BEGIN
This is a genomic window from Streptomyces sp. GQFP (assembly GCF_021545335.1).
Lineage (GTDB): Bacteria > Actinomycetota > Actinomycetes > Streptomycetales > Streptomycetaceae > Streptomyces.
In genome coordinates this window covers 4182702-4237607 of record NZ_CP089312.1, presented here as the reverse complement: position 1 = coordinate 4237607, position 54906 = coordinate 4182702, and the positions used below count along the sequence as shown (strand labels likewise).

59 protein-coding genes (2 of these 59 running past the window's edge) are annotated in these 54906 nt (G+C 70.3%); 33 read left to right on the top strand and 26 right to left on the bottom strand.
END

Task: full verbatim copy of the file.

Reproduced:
This is a genomic window from Streptomyces sp. GQFP (assembly GCF_021545335.1).
Lineage (GTDB): Bacteria > Actinomycetota > Actinomycetes > Streptomycetales > Streptomycetaceae > Streptomyces.
In genome coordinates this window covers 4182702-4237607 of record NZ_CP089312.1, presented here as the reverse complement: position 1 = coordinate 4237607, position 54906 = coordinate 4182702, and the positions used below count along the sequence as shown (strand labels likewise).

59 protein-coding genes (2 of these 59 running past the window's edge) are annotated in these 54906 nt (G+C 70.3%); 33 read left to right on the top strand and 26 right to left on the bottom strand.